It will not be necessary to insert here a disquisition upon the commercial needs of Portland, nevertheless the reader will naturally think of the steps that must be taken to make Portland complete as an emporium. First of all, it remains to perfect that confidence between Portland and the agricultural communities which will induce them to rely upon her merchants. Portland must reach such friendly terms with the farmers and graziers that her business men may never with any semblance of propriety be called "Shylocks." Our merchants must seek rather the enlargement of their sales than a large per cent. upon each one, knowing that a profit of even one per cent. on a hundred dollars, or orders worth a hundred dollars, is better than that of three per cent. on but twenty dollars; and the small merchants and dealers of the country must be encouraged to feel that they are made to share with Portland the advantages which result from her superior natural position.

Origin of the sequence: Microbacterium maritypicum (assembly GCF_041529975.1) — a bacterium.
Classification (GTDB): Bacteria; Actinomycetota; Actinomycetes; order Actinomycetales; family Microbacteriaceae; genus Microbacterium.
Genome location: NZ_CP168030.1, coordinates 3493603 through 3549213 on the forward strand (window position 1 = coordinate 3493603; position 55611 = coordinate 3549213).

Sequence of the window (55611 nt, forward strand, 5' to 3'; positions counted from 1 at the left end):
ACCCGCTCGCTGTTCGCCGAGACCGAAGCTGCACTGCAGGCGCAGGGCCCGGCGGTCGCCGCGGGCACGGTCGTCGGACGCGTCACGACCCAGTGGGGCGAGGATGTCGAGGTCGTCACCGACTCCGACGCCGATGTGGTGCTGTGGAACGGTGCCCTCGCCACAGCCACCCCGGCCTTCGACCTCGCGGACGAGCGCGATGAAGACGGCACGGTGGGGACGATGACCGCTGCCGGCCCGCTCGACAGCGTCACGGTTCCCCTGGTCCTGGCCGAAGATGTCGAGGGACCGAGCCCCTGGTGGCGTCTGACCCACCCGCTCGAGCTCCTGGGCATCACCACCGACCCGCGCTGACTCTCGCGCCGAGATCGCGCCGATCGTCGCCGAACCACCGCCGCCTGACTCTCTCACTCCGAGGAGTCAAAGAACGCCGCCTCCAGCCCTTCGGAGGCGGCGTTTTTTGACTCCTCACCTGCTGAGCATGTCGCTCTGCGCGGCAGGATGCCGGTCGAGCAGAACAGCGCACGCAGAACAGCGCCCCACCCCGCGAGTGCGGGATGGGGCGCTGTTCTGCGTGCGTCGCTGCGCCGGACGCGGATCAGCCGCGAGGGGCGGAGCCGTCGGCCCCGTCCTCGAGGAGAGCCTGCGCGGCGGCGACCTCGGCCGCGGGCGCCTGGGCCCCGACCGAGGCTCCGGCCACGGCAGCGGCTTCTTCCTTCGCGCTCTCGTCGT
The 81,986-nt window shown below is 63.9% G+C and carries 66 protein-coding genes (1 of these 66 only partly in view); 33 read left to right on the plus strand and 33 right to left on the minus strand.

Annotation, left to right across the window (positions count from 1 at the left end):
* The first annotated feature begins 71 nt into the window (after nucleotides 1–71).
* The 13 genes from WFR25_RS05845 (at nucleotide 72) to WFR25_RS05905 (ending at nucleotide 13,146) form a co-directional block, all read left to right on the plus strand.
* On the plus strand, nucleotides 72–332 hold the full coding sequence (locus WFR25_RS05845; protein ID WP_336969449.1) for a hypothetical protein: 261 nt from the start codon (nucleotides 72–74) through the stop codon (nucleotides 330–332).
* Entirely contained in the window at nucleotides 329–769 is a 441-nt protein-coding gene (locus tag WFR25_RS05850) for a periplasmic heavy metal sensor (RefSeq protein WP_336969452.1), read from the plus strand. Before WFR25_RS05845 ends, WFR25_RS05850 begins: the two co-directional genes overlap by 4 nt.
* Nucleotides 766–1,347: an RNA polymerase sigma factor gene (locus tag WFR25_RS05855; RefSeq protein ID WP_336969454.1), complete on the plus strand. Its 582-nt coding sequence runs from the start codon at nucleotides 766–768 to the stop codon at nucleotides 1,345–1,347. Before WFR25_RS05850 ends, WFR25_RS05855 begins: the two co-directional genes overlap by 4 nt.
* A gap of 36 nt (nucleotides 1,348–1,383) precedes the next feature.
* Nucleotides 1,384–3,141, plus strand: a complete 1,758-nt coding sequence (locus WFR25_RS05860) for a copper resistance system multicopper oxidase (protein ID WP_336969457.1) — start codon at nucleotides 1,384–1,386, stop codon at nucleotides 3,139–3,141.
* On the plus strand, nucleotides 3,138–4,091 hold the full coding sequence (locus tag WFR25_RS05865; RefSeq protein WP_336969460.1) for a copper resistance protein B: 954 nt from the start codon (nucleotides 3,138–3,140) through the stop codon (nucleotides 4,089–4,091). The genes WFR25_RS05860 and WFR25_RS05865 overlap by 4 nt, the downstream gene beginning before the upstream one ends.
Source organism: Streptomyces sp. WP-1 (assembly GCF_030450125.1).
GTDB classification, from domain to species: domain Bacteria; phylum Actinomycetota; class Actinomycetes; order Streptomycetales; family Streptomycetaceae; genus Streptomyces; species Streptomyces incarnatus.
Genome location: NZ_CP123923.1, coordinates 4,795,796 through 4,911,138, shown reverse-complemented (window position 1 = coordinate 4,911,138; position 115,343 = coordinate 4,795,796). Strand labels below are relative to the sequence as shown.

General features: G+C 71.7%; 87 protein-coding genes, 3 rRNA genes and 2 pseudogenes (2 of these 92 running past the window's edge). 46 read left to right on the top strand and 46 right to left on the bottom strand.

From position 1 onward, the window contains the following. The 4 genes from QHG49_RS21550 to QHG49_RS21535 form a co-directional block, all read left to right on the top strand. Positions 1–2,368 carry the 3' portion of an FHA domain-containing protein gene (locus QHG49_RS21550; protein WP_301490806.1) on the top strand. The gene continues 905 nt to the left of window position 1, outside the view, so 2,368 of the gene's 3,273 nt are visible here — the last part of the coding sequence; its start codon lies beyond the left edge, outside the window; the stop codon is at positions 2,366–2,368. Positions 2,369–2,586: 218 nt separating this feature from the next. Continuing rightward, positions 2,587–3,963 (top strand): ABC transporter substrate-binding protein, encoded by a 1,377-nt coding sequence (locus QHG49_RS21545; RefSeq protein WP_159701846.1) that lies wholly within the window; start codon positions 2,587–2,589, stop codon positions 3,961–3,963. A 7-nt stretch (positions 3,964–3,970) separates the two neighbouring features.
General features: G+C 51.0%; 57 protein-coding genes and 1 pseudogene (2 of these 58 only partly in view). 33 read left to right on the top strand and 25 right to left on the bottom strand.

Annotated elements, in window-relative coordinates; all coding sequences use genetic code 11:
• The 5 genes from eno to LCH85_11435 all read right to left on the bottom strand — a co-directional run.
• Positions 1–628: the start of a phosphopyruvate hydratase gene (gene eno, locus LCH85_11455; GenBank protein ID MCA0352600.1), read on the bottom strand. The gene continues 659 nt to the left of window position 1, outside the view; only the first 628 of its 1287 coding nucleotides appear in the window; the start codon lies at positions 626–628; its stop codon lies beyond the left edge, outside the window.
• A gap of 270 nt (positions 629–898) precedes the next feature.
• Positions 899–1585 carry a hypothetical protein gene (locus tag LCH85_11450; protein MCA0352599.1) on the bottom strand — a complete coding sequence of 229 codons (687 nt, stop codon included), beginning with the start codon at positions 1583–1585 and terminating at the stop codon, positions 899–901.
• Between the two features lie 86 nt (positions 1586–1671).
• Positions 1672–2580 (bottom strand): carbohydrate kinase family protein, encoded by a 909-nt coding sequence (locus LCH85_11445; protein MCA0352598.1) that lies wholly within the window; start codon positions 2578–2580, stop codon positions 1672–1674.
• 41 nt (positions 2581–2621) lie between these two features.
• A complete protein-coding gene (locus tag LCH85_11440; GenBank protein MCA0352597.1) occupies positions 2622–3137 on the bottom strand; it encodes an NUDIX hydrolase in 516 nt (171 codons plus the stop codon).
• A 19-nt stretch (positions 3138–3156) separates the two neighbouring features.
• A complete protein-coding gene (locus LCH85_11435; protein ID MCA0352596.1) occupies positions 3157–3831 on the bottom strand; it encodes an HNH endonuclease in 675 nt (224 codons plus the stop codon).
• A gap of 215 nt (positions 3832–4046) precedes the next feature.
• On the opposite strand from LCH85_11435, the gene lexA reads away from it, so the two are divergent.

For another thing the people of Portland must learn to regard the whole Northwest as in a measure their "farm." That is, they must feel the same interest in improving and developing the fields, forests and mines of all this region that the energetic farmer feels in making his own acres productive. Every effort must be put forth to bring wild lands in cultivation, to increase the area of orchards and the number of flocks and herds, and, if possible, to render substantial assistance to settlers who find the difficulties of pioneer life too great to be overcome. In some sections capitalists have greatly increased the productions of the soil, and enhanced values by selling land for an interest in the crop for a term of years until the purchase price was liquidated. It is possible that extensive orchards and the cultivation of wild lands might be profitably encouraged in the same way.